• Requires good tradition of education and literature, so people know what pitfalls exist. Similar to that required to use any powerful tool well; see the enormous amount of books on any programming language.
  • Possibly difficult or tedious to bolt onto a currently existing language which wasn't particuarly designed for such uses. (I don't know if this is true.)

Common Fallacies:

  • Lisp is unused.

** Models which rely on this argument fail to explain why Common Lisp is visibly and obviously growing. From this year's embarrassing success at conventions like ECOOP, to the fact that there are at least four healthy commercial CL implementations that charge from $200-20000/seat, means that Lisp is used and growing.

** Further, Emacs provides a counterexample. People who cite Lisp's lack of adoption never cite history, they believe in tech darwinism that was debunked in DavidNoble/ForcesOfProduction. We could also question whether we think Britney Spears and McDonalds are the best music and food in the world. Is Microsoft the technically most natural and productive OS that ever existed, or are there detailed business and luck reasons behind their success? (More PlatformWars)

** Finally, real OOP is unused, if you judge by C++ and Java. "I invented the term 'object oriented programming,' and I can tell you I did not have C++ in mind." – AlanKay.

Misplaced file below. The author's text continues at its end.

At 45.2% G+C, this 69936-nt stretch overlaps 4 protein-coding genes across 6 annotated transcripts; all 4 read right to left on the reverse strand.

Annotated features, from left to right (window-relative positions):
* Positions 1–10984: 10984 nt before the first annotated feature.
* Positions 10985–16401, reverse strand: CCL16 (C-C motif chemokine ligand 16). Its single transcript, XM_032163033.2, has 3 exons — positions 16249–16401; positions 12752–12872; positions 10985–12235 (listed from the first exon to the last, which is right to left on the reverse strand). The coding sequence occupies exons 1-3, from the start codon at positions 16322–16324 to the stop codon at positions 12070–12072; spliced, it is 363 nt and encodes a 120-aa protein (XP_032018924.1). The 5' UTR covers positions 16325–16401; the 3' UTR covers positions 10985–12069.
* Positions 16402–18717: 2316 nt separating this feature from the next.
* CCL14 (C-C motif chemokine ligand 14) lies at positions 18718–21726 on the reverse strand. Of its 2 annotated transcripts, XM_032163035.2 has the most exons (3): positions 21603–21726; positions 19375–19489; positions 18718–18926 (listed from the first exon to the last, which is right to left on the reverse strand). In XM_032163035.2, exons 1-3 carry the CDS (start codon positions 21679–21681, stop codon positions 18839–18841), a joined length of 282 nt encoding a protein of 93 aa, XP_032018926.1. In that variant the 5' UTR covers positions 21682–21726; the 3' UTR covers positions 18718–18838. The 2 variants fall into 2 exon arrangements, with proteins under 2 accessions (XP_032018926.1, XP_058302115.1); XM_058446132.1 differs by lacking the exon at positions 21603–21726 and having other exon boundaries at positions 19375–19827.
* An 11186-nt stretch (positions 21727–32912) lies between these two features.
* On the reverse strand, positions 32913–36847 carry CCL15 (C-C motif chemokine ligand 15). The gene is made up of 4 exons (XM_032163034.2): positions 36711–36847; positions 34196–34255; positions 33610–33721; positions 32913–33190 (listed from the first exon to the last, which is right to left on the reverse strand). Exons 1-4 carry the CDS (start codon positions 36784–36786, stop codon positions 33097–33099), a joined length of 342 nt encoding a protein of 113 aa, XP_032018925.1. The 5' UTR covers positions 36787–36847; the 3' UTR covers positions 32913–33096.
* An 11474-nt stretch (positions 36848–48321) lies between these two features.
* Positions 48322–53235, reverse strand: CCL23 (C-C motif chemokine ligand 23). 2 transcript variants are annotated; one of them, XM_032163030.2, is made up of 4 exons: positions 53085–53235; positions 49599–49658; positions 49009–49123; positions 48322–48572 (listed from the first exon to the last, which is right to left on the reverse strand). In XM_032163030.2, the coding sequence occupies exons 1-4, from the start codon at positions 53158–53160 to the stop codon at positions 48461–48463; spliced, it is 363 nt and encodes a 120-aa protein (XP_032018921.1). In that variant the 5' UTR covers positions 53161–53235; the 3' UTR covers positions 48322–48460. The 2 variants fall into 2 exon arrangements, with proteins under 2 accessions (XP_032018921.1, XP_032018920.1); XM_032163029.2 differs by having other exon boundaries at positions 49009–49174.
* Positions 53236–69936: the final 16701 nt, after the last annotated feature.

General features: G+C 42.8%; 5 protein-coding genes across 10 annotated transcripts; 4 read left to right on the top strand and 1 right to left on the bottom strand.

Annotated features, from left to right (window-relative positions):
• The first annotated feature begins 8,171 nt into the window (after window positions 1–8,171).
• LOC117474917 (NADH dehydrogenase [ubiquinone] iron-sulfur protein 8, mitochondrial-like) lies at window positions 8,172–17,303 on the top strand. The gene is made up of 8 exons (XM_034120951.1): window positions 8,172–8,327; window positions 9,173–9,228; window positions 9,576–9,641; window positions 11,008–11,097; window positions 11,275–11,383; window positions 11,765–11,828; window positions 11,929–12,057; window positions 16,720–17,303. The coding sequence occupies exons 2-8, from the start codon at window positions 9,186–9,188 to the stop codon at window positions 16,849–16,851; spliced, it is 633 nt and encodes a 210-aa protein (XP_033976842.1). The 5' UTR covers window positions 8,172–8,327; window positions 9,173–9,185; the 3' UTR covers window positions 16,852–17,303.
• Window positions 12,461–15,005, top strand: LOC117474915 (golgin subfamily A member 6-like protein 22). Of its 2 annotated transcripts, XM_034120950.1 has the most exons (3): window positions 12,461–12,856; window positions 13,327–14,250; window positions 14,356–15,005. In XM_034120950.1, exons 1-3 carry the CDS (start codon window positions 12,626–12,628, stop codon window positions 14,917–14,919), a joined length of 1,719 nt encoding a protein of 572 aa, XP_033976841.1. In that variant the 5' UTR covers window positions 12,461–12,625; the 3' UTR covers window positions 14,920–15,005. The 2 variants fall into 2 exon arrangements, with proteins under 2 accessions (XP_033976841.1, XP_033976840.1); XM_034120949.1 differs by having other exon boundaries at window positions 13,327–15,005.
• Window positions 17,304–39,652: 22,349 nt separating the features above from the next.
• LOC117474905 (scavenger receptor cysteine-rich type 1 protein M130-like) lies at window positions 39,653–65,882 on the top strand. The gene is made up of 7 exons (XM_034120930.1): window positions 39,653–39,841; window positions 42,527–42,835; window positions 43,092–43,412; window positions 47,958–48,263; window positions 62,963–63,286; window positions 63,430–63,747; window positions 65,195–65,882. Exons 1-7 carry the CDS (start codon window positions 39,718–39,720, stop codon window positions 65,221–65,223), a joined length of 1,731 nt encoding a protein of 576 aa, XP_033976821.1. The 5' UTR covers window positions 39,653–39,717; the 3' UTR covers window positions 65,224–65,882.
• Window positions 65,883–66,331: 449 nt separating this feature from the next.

• Yahoo's rewrite of PaulGraham's software proves metaprogramming is dangerous.

** A moment's reflection shows this is an irrational argument that people grasp for straws against when a tool is too far outside current fads. DavidNoble claims that tech which doesn't follow the management paradigm of DeskillingProgrammers will be required to pass impossible yardsticks of economic success, even given proven success.

** For one thing, Google's cofounder explained that Yahoo refused to buy/license Google, because "search quality wasn't competitively important." Forcing Google to compete and win. So Yahoo has a history of killing geese which lay golden eggs.

** Further, Yahoo chose PHP to rewrite core systems, in preference to tools like Java and Python. Following this logic would imply that PHP is clearly superior to these other tools.

** Another point is that Paul Graham was extremely successful in beating out massive competition, to cash out handsomely, and he claims Lisp was his main, secret weapon. So it seems massive competitive, market and financial success isn't enough for naysayers. In his book Hackers & Painters, he pointed out that large corporations like Yahoo required a herd of coconuts to develop software, so they choose tech based on current popularity. That does not particularly sound like a technical or merit-based decision procedure.

** There are further points, but let's let this lie for the moment.

Tayssir John Gabbour

Thanks Tayssir. This is very interesting. Never heard of this guy DavidNoble but I need to know more. Google is pointing to a FirstMonday article (which for some reason is timing out) but if you have that ref. I'd be grateful.


I hope you have that now? It doesn't time out for me. Sorry if I took some time to do this, damn holidays. ;) http://www.firstmonday.org/issues/issue3_1/noble/

Tayssir John Gabbour

This interpretation of the difference between initial builders and maintainers isn't the only one available. See InitialBuildersVsMaintainers.